Kuroda being reappointed may not necessarily mean we will see the same old BOJ
Haruhiko Kuroda is most likely to be reappointed as BOJ governor for a second term
Although Japanese prime minister Shinzo Abe is still denying it this morning, Kuroda is the favourite by a mile to land a second term as BOJ governor.
Everyone would still expect further "powerful monetary easing" once the announcement is made, and that things will remain the same as it is in almost a perpetual timeline for the BOJ.
But there will be a time when more of the same isn't going to cut it for the BOJ.
For all the hardwork put in to grow the Japanese economy and tighten the labour market, the most difficult part is yet to come. And the struggle is already reflected right now. The BOJ can't even move an inch towards tightening policy without the market jumping on and sending the Japanese yen higher.
That's not a conundrum that the BOJ will want to have when it actually does move away from its easing policies in the future.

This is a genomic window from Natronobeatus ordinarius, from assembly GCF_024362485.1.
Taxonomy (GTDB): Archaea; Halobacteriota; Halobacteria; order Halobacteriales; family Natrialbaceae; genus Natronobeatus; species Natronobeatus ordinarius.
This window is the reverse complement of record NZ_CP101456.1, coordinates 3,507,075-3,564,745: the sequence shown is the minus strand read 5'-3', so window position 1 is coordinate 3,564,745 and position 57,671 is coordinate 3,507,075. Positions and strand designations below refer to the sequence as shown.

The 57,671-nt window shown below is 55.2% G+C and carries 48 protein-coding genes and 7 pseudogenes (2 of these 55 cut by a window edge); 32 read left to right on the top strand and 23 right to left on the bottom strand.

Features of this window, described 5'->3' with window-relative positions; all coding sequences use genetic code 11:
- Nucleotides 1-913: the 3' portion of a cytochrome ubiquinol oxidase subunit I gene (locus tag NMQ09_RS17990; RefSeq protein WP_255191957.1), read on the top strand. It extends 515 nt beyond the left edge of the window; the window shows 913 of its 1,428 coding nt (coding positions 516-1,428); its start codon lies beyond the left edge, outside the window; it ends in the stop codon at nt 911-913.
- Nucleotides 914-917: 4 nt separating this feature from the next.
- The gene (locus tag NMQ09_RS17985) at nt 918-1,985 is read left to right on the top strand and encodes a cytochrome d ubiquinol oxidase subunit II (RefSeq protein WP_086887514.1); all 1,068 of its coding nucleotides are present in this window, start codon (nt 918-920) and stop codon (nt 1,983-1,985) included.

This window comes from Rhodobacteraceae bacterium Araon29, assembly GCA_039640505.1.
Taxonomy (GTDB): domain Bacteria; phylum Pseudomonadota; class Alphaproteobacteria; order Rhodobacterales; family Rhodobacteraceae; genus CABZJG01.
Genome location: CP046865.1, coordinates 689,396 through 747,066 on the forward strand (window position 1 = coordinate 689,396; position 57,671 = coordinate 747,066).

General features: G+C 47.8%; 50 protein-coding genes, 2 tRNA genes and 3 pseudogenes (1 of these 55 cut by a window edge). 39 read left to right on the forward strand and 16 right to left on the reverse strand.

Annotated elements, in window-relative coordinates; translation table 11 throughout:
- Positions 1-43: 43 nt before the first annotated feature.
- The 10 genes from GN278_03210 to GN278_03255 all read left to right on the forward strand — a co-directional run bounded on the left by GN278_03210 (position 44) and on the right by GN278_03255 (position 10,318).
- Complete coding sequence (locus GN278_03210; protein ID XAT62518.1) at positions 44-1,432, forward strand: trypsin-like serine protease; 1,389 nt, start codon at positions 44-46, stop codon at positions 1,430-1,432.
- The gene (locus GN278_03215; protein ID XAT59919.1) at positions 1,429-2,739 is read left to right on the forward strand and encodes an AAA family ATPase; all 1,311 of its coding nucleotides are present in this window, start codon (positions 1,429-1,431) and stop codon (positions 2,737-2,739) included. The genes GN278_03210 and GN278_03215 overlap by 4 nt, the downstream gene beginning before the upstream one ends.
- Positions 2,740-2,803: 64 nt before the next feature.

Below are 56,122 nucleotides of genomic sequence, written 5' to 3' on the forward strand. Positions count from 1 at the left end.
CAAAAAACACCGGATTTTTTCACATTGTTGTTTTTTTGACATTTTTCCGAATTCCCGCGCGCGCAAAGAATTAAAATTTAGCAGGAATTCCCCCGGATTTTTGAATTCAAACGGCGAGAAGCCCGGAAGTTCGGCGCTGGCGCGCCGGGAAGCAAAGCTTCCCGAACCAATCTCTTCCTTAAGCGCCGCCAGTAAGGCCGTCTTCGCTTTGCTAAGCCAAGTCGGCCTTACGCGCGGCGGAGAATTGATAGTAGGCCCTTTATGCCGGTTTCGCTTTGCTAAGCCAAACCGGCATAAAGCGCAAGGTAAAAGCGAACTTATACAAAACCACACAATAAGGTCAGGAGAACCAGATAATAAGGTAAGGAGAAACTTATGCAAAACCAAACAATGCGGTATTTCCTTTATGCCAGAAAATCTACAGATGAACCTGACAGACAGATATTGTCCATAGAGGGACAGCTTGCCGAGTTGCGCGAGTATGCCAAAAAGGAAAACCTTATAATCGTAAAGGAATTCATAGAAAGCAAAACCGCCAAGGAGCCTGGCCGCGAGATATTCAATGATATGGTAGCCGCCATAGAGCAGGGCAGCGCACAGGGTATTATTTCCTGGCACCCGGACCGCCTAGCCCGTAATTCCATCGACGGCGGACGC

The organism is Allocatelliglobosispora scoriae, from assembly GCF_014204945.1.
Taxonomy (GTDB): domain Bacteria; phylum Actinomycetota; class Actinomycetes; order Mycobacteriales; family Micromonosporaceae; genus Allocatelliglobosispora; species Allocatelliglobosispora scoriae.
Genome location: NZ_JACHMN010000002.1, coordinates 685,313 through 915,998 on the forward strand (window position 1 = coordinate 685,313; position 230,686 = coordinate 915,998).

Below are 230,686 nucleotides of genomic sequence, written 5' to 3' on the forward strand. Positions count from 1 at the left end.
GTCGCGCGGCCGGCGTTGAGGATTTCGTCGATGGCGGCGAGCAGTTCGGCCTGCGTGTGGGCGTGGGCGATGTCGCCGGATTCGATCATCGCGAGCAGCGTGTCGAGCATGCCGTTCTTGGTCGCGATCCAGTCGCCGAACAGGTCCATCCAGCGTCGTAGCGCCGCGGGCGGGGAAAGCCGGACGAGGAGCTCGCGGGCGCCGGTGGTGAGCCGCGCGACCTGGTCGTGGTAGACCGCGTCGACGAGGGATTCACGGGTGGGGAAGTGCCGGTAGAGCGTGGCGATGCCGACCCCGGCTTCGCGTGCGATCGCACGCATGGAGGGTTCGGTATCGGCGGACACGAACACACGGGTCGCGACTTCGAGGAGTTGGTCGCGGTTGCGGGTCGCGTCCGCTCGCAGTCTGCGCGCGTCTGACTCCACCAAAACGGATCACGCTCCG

However, in order to do so, they must first solve the inflation puzzle. Synchronised global growth is a positive note that is going to indirectly help the Japanese economy, but it's not going to spur inflation to reach the BOJ's 2% target.
And even when it does start creeping up, what steps will the BOJ pursue to exit from its easing policies? What happens to ETF purchases? What happens to the YCC policy? What happens to bond purchases? Which tools should they remove first?
There are still a lot of questions to be answered, and Kuroda's reappointment doesn't mean Abe will want the BOJ to remain indecisive and silent about things. It's only the first step in a long process for the BOJ to start moving away from easing policies and at the same time "hold the market's hand" while doing so.